Eric Wilson, Assistant Professor of Philosophy, Awarded 2012 Wilfrid Sellars Prize
The North American Kant Society has awarded the 2012 Wilfrid Sellars Prize to Dr. Eric Wilson for his essay “Kant on Autonomy and the Value of Persons.” The Sellars Prize is given annually to the non-tenured scholar who writes the best essay that demonstrates the continued relevance of Kant’s philosophy. The goal is to provide recognition to and support for young scholars in the early stages of their careers.
Dr. Wilson’s current research concentrates on ethics and moral psychology, particularly in the work of Kant and other modern philosophers. Within those fields, his main interests concern the nature of agency and personhood, as well as the interaction between personal and impartial, moral standards of conduct. Other interests include the history of epistemology and political philosophy, especially Enlightenment debates about the nature of liberty and the implications of “commercial society.”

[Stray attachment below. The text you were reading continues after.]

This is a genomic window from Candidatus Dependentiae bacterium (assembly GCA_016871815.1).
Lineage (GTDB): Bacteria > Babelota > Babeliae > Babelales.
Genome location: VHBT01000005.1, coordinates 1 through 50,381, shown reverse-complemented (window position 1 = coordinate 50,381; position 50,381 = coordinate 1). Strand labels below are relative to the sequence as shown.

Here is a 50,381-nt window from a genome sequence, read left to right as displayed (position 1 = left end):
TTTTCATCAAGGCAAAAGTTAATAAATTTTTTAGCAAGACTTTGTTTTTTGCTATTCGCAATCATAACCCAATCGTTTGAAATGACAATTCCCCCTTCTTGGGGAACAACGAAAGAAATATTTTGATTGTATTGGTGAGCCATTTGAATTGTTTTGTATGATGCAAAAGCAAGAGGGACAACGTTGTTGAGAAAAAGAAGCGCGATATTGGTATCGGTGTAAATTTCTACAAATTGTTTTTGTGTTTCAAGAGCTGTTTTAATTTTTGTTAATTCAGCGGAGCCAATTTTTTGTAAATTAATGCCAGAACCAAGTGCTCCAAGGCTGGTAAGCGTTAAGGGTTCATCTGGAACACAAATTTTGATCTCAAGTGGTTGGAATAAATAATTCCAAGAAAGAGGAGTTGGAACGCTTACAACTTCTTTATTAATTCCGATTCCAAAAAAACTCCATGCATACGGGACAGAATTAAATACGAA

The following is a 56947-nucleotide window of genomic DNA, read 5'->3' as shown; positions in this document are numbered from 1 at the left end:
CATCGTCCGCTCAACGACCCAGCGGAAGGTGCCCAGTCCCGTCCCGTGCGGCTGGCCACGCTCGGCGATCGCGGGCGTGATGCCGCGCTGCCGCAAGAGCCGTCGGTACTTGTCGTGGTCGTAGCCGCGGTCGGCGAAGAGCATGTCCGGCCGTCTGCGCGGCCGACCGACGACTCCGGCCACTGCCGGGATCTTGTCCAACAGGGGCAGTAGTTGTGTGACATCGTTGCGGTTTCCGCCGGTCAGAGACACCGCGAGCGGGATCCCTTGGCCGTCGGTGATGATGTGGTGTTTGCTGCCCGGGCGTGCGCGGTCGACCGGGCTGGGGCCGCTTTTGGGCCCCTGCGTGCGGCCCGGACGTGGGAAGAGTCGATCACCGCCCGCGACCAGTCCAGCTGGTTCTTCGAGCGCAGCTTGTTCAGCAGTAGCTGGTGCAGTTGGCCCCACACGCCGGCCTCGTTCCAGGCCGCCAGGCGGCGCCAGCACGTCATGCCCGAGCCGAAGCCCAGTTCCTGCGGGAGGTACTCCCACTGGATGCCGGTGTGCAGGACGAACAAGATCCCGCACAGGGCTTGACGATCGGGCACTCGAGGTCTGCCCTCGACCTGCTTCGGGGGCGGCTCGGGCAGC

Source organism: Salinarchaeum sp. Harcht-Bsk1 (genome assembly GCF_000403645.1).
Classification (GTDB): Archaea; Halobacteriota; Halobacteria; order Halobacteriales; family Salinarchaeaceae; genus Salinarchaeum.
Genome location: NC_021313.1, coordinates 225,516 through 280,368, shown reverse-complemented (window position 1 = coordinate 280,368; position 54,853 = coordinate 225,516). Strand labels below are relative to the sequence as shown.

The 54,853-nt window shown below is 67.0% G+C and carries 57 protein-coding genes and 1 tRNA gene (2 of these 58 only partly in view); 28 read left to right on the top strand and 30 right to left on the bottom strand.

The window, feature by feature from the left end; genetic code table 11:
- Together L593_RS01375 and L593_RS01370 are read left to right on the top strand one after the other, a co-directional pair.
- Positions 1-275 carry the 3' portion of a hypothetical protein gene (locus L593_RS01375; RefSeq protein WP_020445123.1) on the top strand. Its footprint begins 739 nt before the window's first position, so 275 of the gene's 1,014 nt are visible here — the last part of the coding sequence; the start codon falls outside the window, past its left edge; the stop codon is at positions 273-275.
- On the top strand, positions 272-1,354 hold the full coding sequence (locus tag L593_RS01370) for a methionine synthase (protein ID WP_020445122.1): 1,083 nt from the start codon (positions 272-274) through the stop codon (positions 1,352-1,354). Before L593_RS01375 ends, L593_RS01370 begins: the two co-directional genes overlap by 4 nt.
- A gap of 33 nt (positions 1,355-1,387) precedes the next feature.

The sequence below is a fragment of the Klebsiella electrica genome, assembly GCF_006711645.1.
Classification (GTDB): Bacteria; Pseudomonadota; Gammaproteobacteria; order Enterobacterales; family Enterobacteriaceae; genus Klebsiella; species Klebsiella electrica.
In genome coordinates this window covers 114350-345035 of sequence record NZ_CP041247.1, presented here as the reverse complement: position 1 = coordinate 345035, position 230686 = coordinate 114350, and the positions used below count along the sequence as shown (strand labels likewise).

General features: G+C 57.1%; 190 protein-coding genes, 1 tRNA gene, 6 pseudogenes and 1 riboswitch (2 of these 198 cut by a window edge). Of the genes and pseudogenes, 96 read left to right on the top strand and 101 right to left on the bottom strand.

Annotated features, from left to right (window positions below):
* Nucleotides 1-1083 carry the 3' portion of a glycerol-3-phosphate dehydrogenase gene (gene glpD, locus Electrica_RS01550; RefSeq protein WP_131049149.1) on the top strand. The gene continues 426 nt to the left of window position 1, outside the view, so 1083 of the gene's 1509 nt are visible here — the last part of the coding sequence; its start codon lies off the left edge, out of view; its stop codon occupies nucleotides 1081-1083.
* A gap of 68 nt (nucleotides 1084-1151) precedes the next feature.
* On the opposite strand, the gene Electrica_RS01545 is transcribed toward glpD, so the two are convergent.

Recently published articles by Dr. Wilson, include:
“On the Nature of Judgment in Kant’s Transcendental Logic,” Idealistic Studies vol. 40, nos. 1–2 (2010).
“Is Kant’s Concept of Autonomy Absurd?” History of Philosophy Quarterly 26.2 (April 2009)
“Kantian Autonomy and the Moral Self,” The Review of Metaphysics 62.2 (December 2008)